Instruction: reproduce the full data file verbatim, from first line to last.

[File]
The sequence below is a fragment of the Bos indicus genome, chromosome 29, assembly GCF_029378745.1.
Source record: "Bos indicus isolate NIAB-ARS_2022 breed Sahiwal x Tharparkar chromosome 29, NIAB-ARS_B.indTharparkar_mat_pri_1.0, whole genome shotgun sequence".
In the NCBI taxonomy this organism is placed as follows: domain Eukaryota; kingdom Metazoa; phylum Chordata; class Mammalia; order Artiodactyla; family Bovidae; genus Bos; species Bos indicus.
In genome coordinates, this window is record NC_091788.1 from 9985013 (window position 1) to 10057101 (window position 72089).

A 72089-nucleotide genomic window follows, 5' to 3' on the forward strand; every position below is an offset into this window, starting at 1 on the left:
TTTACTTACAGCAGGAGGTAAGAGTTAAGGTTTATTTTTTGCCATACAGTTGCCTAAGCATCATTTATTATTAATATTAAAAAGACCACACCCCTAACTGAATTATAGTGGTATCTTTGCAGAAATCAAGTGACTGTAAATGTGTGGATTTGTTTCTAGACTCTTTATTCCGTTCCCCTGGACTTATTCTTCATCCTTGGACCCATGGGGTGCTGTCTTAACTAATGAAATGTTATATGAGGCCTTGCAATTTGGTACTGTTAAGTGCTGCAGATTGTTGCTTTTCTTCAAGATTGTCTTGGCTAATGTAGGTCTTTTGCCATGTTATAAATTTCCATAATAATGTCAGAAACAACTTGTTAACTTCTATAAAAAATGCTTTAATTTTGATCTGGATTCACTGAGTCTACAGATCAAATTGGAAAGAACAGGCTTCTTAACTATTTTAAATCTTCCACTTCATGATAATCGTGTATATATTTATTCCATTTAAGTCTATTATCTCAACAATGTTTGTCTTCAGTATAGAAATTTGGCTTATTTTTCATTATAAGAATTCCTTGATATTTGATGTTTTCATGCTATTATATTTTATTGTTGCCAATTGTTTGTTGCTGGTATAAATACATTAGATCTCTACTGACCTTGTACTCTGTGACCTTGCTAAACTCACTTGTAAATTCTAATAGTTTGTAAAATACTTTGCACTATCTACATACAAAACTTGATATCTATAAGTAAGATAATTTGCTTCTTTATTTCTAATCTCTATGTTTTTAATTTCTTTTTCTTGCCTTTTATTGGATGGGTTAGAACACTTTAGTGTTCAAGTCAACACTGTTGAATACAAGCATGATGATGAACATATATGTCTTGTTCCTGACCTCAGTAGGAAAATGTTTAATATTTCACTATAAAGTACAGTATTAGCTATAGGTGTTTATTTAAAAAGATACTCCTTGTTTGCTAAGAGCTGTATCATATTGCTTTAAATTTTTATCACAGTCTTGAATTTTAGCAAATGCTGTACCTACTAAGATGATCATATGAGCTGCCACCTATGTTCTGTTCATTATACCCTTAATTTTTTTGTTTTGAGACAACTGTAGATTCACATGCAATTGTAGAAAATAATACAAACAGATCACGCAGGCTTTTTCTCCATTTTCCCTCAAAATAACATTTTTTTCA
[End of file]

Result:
The sequence below is a fragment of the Bos indicus genome, chromosome 29, assembly GCF_029378745.1.
Source record: "Bos indicus isolate NIAB-ARS_2022 breed Sahiwal x Tharparkar chromosome 29, NIAB-ARS_B.indTharparkar_mat_pri_1.0, whole genome shotgun sequence".
In the NCBI taxonomy this organism is placed as follows: domain Eukaryota; kingdom Metazoa; phylum Chordata; class Mammalia; order Artiodactyla; family Bovidae; genus Bos; species Bos indicus.
In genome coordinates, this window is record NC_091788.1 from 9985013 (window position 1) to 10057101 (window position 72089).

A 72089-nucleotide genomic window follows, 5' to 3' on the forward strand; every position below is an offset into this window, starting at 1 on the left:
TTTACTTACAGCAGGAGGTAAGAGTTAAGGTTTATTTTTTGCCATACAGTTGCCTAAGCATCATTTATTATTAATATTAAAAAGACCACACCCCTAACTGAATTATAGTGGTATCTTTGCAGAAATCAAGTGACTGTAAATGTGTGGATTTGTTTCTAGACTCTTTATTCCGTTCCCCTGGACTTATTCTTCATCCTTGGACCCATGGGGTGCTGTCTTAACTAATGAAATGTTATATGAGGCCTTGCAATTTGGTACTGTTAAGTGCTGCAGATTGTTGCTTTTCTTCAAGATTGTCTTGGCTAATGTAGGTCTTTTGCCATGTTATAAATTTCCATAATAATGTCAGAAACAACTTGTTAACTTCTATAAAAAATGCTTTAATTTTGATCTGGATTCACTGAGTCTACAGATCAAATTGGAAAGAACAGGCTTCTTAACTATTTTAAATCTTCCACTTCATGATAATCGTGTATATATTTATTCCATTTAAGTCTATTATCTCAACAATGTTTGTCTTCAGTATAGAAATTTGGCTTATTTTTCATTATAAGAATTCCTTGATATTTGATGTTTTCATGCTATTATATTTTATTGTTGCCAATTGTTTGTTGCTGGTATAAATACATTAGATCTCTACTGACCTTGTACTCTGTGACCTTGCTAAACTCACTTGTAAATTCTAATAGTTTGTAAAATACTTTGCACTATCTACATACAAAACTTGATATCTATAAGTAAGATAATTTGCTTCTTTATTTCTAATCTCTATGTTTTTAATTTCTTTTTCTTGCCTTTTATTGGATGGGTTAGAACACTTTAGTGTTCAAGTCAACACTGTTGAATACAAGCATGATGATGAACATATATGTCTTGTTCCTGACCTCAGTAGGAAAATGTTTAATATTTCACTATAAAGTACAGTATTAGCTATAGGTGTTTATTTAAAAAGATACTCCTTGTTTGCTAAGAGCTGTATCATATTGCTTTAAATTTTTATCACAGTCTTGAATTTTAGCAAATGCTGTACCTACTAAGATGATCATATGAGCTGCCACCTATGTTCTGTTCATTATACCCTTAATTTTTTTGTTTTGAGACAACTGTAGATTCACATGCAATTGTAGAAAATAATACAAACAGATCACGCAGGCTTTTTCTCCATTTTCCCTCAAAATAACATTTTTTTCA